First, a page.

This might be a bit redundant, seeing as the readership at Registan – unlike, say, those who work in front of the camera at CNN – are among those able to differentiate between Kazakhstan and Kyrgyzstan, but I thought it might be worth a quick run-down of how a substantial Chechen population came to [...]
Registan’s Kyrgyzstan News & Analysis Archive
Once called the “Switzerland of Central Asia,” Kyrgyzstan began independence with the most liberal and democratic government in Central Asia. The country’s first president, Askar Akayev, was overthrown after protracted public protests in 2005, and his successor, Kurmanbek Bakiyev, followed suit in 2010. A provisional government led by Roza Otunbayeva drafted a new, parliamentary constitution and survived serious challenges from political elites left out of the new order and the outbreak of ethnic violence in the country’s south in June 2010. The country remains the most democratic in the region and has been attractive for foreign investors and development organizations. While President Almazbek Atambayev’s government has managed to maintain peace in the country, it still faces great challenges to moving the country forward from rising nationalism and deep socio-economic and geographic divisions in society.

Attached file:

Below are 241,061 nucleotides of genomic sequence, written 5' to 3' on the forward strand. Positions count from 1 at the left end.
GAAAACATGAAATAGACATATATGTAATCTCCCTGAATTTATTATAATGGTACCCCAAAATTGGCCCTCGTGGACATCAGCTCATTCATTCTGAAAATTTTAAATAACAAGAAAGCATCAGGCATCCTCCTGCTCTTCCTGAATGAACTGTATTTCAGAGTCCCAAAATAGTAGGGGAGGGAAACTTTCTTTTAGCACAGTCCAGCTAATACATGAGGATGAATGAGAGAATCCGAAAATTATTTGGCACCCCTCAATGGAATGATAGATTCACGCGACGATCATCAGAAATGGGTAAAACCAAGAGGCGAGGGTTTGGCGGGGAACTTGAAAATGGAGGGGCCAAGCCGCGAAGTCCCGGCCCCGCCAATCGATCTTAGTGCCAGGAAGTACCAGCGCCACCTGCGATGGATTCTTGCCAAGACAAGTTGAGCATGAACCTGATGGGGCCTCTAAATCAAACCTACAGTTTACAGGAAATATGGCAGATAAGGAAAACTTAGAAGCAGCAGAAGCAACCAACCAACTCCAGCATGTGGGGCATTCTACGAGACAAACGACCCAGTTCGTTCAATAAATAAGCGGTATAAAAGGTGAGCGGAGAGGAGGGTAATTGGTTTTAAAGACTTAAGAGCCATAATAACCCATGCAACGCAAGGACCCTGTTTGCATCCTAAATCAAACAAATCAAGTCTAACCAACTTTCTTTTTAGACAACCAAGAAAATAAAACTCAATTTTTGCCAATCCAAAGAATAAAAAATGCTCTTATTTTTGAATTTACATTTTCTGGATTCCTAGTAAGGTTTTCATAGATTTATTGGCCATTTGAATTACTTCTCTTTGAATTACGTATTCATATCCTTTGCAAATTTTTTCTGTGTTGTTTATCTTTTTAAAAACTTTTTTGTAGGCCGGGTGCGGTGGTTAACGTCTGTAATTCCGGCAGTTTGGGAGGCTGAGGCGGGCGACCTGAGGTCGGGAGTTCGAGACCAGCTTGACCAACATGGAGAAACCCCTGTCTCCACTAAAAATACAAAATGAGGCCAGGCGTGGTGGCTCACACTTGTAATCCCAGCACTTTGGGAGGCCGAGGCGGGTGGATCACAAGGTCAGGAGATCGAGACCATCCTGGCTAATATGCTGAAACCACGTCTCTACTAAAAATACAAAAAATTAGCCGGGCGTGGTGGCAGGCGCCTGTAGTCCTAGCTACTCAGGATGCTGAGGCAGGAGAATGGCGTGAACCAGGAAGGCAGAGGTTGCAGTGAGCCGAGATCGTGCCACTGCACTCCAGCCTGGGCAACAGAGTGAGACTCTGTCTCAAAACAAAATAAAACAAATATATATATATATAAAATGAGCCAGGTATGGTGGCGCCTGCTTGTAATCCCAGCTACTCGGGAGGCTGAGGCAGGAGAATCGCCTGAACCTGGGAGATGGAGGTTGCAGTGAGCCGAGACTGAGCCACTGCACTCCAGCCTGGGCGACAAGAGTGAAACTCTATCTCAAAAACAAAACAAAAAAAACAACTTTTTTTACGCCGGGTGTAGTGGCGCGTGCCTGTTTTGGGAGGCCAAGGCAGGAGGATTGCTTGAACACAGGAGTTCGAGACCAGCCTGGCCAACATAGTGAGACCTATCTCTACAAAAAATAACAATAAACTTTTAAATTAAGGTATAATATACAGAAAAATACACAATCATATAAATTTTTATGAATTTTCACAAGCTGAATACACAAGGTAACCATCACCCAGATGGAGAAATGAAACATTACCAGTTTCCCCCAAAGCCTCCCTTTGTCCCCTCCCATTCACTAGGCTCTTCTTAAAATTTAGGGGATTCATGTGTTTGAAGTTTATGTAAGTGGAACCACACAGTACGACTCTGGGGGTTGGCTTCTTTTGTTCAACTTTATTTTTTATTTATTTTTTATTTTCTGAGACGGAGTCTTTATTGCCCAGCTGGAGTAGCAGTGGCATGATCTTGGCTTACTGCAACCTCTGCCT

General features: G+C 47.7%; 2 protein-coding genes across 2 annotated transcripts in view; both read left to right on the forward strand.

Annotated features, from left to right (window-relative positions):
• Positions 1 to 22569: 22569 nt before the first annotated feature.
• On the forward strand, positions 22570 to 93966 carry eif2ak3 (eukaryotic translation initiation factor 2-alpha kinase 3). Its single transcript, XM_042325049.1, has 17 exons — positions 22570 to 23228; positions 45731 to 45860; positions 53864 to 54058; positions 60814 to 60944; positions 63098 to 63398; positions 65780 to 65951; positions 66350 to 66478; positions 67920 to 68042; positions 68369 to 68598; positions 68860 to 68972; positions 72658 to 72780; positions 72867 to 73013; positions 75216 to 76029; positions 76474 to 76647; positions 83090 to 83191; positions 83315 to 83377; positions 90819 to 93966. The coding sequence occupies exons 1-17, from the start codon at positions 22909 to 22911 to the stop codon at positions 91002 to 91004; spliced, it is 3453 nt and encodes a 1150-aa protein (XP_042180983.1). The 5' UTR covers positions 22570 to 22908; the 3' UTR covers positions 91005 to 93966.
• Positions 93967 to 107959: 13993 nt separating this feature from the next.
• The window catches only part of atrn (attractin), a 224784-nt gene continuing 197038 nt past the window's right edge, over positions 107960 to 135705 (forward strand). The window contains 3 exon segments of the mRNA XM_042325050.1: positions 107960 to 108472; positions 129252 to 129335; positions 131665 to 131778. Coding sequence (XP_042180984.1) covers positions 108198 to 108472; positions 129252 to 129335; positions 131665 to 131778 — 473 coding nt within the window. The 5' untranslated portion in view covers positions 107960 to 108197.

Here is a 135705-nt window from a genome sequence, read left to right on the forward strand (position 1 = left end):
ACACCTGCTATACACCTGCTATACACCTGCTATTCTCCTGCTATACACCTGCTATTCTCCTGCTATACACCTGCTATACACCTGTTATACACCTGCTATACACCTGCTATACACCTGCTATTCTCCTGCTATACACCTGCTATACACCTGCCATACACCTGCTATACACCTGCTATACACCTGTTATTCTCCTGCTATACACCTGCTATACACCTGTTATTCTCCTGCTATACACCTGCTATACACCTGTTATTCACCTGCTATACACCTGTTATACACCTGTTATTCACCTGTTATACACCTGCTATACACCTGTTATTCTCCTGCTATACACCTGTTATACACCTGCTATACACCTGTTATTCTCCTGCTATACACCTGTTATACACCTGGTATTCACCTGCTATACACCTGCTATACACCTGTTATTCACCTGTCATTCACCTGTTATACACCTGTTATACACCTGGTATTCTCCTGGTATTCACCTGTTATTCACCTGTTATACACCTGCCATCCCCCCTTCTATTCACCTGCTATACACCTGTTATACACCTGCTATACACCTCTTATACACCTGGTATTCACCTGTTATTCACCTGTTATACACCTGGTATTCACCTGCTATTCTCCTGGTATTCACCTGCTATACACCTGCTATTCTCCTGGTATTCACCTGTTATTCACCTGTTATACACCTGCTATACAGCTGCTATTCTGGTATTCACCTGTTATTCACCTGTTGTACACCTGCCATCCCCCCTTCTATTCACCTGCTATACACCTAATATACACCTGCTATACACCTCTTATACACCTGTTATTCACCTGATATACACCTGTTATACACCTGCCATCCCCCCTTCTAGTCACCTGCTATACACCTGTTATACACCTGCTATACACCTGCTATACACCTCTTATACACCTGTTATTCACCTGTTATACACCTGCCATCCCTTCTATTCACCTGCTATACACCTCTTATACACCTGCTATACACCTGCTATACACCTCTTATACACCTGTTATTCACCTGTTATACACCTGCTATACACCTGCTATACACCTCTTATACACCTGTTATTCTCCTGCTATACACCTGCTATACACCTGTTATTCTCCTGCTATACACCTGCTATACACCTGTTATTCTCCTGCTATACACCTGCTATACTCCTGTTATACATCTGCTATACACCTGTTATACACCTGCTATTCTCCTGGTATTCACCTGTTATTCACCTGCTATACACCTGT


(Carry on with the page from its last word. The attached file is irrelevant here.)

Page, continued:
Registan’s analysts have lived, worked, and studied in Kyrgyzstan and have between them decades of experience in academia, government, and private industry dealing with topics related to Kyrgyzstan. We use that experience and expertise to report on, contextualize, and analyze current events in Kyrgyzstan. Registan puts that experience to work to offer research, analysis, and training services tailored to your individual needs. For more information on how we can help you and your organization better understand Kyrgyzstan and Central Asia, visit our services page.